It’s not your imagination. Not only are extremely hot temperatures occurring more frequently across the globe, but those heat waves are getting more severe.
Back in the 1950s, temperatures on any given summer day were just as likely to be near average as they were to be unseasonably high or low. Climatologist James Hansen of NASA’s Goddard Institute for Space Studies in New York City likens that scenario to rolling a die with two sides each corresponding to low, average and above-normal temperature.
Since the 1980s, that metaphorical die has increasingly become weighted toward delivering a warm day, Hansen and his coworkers report August 6 in the Proceedings of the National Academy of Sciences. In fact, Hansen says, since 2000 it’s as though on any roll almost 4.5 sides will draw hotter than average summer heat.
Hansen says the study also suggests that a new level of extreme heat is emerging “that almost never occurred 50 years ago.” Formerly striking about 0.2 percent of the Northern Hemisphere in any given summer, this degree of anomalous warmth now strikes about 10 percent of the land area. Within a decade, his data suggest, these hot spells could reach 16.7 percent of the hemisphere’s summer weather.
“We’re not showing that this is a consequence of an increase in carbon dioxide and other greenhouse gases,” Hansen says. In fact, his team’s analysis makes no attempt to attribute the underlying source of warming to any particular cause. He does volunteer, however, that there is “a strong consensus within the scientific community that the warming we’re seeing is primarily a response to an increase in greenhouse gases.”
Markus Donat and Lisa Alexander of the University of New South Wales in Sydney reported similar conclusions online July 31 in Geophysical Research Letters. Their group integrated daily temperature changes at monitoring stations across the globe to identify a shift toward warmer temperatures globally and year-round — with more days of extreme heat.
The Sydney researchers found that increases in daily minimum temperatures (which tend to occur at night) rose most strongly. Compared with the period from 1951 to 1980, daily minimum temperatures rose in the three decades ending in 2010 by 0.8 degrees Celsius (1.4 degrees Fahrenheit); the daily maximum increased in that second period by only 0.6 degrees Celsius.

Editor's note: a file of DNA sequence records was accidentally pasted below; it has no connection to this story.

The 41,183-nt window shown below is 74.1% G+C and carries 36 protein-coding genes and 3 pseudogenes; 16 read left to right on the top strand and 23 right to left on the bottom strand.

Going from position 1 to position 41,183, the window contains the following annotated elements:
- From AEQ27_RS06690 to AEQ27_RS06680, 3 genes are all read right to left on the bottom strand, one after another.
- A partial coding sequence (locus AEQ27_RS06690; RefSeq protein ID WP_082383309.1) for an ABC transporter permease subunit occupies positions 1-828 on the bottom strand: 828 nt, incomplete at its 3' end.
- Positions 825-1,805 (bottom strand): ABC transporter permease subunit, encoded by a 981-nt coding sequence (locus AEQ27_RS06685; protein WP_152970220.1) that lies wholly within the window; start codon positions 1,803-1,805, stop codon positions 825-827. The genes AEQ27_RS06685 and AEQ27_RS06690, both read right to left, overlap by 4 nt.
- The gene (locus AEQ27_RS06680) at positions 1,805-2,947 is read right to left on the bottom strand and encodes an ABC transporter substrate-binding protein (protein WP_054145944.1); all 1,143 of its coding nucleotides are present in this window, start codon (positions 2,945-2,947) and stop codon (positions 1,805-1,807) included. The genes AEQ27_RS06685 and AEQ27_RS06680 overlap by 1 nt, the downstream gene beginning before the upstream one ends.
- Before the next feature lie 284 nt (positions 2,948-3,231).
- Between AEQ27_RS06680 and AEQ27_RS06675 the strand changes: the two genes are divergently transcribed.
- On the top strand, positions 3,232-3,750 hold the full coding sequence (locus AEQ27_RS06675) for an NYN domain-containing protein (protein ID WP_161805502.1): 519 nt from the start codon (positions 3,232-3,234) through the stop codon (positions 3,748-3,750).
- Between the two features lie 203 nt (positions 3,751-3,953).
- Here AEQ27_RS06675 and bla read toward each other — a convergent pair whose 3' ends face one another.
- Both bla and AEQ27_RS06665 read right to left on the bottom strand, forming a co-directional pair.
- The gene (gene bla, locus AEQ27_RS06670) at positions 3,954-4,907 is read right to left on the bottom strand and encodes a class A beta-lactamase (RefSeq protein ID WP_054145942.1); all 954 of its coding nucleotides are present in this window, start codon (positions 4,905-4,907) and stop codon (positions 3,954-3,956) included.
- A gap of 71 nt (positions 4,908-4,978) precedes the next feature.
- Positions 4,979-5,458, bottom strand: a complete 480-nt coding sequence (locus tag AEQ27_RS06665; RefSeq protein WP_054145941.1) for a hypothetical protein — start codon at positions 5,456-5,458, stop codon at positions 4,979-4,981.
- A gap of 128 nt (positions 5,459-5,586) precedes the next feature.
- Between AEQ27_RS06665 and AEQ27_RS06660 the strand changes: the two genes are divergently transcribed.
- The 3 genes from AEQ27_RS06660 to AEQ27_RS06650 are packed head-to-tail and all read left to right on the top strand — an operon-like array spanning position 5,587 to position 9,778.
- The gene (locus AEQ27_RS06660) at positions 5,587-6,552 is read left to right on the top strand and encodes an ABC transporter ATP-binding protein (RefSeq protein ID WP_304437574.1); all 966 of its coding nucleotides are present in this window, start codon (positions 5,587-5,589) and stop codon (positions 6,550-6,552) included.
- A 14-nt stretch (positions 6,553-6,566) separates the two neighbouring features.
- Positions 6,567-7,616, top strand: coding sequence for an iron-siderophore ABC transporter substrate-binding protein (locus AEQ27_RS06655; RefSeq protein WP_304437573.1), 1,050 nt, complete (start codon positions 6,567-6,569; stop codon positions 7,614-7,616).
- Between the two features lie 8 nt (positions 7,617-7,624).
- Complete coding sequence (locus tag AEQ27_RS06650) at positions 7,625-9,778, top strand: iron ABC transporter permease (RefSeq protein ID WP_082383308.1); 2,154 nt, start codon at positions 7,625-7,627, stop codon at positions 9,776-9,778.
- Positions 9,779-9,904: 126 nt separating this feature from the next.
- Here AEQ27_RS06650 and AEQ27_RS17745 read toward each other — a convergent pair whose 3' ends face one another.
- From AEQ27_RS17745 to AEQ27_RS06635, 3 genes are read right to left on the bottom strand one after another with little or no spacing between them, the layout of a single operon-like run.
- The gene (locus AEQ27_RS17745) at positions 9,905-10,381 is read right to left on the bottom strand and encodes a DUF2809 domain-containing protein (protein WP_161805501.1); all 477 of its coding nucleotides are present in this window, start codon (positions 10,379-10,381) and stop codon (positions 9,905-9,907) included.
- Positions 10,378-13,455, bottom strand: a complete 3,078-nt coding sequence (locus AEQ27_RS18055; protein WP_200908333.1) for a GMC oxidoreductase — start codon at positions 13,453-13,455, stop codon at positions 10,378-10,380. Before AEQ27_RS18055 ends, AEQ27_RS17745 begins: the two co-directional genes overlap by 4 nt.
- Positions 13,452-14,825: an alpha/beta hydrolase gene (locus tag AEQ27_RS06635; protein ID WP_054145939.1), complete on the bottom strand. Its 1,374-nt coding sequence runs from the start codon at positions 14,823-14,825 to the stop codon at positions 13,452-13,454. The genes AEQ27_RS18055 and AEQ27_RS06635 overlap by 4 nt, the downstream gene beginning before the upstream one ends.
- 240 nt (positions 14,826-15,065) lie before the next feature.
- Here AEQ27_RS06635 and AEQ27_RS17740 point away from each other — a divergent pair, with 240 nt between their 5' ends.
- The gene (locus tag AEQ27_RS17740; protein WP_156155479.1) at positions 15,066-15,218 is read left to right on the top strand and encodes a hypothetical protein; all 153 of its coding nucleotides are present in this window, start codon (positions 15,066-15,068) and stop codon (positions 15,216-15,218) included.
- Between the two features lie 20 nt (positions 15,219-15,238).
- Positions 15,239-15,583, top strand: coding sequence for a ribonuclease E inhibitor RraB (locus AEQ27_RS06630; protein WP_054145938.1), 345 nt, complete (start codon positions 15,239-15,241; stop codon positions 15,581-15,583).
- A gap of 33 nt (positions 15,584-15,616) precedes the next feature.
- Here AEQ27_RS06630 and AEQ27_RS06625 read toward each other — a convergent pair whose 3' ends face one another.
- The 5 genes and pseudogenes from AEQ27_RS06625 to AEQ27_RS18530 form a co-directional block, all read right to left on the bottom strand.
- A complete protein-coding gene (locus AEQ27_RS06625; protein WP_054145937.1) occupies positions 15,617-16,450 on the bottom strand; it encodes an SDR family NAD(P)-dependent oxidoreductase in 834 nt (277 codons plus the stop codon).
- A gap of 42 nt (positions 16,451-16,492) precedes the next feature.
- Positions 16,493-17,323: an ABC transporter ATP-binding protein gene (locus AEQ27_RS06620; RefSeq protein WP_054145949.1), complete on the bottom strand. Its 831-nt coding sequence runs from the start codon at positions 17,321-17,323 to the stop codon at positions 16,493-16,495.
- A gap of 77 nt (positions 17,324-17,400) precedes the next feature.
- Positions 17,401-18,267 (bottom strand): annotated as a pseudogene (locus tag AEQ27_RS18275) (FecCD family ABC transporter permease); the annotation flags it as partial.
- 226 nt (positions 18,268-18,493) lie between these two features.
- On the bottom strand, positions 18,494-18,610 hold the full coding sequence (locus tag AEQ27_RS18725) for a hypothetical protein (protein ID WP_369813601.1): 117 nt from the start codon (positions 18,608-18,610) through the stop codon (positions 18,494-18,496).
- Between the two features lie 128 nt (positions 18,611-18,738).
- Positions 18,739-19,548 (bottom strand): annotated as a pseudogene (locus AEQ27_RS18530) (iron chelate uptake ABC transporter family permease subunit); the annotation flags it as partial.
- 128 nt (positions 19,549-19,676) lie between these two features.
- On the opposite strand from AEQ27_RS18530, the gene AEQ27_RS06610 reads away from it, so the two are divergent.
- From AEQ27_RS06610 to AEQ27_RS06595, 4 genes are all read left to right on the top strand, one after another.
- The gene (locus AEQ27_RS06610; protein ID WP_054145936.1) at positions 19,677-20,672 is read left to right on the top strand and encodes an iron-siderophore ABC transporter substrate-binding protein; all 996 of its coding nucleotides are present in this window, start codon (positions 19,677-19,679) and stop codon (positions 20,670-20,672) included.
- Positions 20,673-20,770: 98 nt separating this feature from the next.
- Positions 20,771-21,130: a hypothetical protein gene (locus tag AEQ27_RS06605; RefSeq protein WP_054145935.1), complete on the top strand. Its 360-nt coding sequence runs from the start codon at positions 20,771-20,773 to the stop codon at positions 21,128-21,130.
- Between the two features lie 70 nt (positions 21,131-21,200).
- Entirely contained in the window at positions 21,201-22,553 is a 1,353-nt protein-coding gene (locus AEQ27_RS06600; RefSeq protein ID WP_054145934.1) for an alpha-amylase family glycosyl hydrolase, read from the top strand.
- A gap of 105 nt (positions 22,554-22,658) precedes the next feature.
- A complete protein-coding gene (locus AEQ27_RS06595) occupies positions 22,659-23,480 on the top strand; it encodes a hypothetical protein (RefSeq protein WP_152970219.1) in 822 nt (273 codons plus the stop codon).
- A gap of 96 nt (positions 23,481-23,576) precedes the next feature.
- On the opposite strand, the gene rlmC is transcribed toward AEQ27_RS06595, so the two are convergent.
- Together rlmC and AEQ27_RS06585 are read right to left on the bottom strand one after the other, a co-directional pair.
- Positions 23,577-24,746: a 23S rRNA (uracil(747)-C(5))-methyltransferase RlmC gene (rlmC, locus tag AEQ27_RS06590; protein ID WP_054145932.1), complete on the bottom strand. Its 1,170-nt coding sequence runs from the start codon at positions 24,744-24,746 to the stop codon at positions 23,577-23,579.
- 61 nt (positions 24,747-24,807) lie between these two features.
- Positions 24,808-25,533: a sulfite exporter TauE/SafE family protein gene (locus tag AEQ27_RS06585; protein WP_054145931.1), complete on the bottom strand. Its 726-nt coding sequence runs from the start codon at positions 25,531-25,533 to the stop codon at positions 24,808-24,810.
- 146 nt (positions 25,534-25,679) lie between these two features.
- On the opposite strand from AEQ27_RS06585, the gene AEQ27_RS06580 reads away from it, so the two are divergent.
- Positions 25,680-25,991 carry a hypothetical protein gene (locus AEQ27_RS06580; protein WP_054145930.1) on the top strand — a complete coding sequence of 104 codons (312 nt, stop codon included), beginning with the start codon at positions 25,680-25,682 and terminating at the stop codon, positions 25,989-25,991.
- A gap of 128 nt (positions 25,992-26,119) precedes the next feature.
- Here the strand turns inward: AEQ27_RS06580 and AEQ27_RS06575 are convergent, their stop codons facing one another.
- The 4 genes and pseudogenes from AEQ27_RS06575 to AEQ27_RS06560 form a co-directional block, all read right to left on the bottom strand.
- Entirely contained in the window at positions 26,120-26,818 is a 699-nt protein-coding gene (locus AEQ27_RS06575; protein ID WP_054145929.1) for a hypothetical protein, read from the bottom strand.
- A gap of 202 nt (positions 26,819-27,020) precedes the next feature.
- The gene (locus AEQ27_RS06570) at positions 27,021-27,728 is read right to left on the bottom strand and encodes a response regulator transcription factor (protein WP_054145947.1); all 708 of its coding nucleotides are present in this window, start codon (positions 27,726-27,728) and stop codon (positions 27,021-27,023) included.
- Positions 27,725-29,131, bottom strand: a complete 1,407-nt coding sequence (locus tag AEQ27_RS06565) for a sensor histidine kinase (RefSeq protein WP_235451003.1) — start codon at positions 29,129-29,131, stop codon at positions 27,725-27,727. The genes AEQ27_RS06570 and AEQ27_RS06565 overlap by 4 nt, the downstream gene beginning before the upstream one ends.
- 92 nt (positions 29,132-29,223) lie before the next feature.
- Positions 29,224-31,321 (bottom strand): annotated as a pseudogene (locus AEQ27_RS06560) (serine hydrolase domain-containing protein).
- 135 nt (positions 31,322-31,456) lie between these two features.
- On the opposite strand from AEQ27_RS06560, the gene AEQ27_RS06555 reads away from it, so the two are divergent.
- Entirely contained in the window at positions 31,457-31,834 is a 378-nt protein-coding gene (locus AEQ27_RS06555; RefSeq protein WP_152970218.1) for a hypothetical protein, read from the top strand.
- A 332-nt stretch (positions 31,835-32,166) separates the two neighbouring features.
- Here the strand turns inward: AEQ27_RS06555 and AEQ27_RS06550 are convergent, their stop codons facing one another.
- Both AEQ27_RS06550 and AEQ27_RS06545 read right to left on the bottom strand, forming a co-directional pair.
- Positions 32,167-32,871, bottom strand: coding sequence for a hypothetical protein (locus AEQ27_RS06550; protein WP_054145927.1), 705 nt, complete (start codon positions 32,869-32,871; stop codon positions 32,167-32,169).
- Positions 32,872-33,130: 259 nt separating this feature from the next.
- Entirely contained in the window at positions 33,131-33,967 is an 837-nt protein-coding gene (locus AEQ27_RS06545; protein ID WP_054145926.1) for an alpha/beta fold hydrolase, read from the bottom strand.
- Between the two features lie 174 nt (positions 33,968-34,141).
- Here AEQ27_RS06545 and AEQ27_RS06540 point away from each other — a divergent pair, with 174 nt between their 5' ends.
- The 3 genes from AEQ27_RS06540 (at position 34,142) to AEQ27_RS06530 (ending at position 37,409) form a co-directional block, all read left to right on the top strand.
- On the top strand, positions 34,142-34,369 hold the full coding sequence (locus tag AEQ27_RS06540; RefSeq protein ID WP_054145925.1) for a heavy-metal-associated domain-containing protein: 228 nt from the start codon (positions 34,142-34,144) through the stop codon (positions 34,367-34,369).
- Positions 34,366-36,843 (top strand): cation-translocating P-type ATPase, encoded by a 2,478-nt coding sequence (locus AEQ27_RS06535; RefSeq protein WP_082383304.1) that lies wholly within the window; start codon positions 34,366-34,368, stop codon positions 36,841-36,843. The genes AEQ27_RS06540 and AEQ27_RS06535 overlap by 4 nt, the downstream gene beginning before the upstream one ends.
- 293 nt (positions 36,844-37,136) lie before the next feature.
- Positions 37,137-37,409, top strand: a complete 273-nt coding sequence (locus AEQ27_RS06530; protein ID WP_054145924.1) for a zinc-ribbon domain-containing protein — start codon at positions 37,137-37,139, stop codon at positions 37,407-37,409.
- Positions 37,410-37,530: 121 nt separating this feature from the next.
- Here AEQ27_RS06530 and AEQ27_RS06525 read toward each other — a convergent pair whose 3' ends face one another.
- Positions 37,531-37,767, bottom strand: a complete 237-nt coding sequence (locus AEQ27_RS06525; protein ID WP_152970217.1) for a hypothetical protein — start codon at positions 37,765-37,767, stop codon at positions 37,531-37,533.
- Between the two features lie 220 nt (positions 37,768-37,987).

What’s more, the new analysis shows, the temperature threshold exceeded on the hottest 5 percent of days in the first 30-year period was crossed 7 percent of the time in the more recent 30-year period, an increase of 40 percent.
John M. Wallace of the University of Washington in Seattle says he is not surprised to see this shift toward more extremely warm days — and hotter extremes within those periods. “Just as a rising tide lifts all ships,” he says, there is good reason to believe that growing global warming should elevate warming extremes. Computer projections of Earth’s changing climate call for such a pattern. “If a trend in that direction is detectable already,” Wallace says, “that would constitute an important finding.” But to be convinced, he’d like to see a longer track of temperatures broken down by region and covering both land and water (not just land temperature, as here).
The focus by both papers on temperature changes in recent decades — as opposed to all types of weather extremes, including floods, storms, droughts and more — constitutes “picking a relatively ‘easy target,” says Thomas Knutson of the National Oceanic and Atmospheric Administration’s Geophysical Fluid Dynamics Laboratory in Princeton, N.J. Still, he says, the new data are interesting and “underscore the substantial changes already underway in terms of surface temperatures and their extremes.”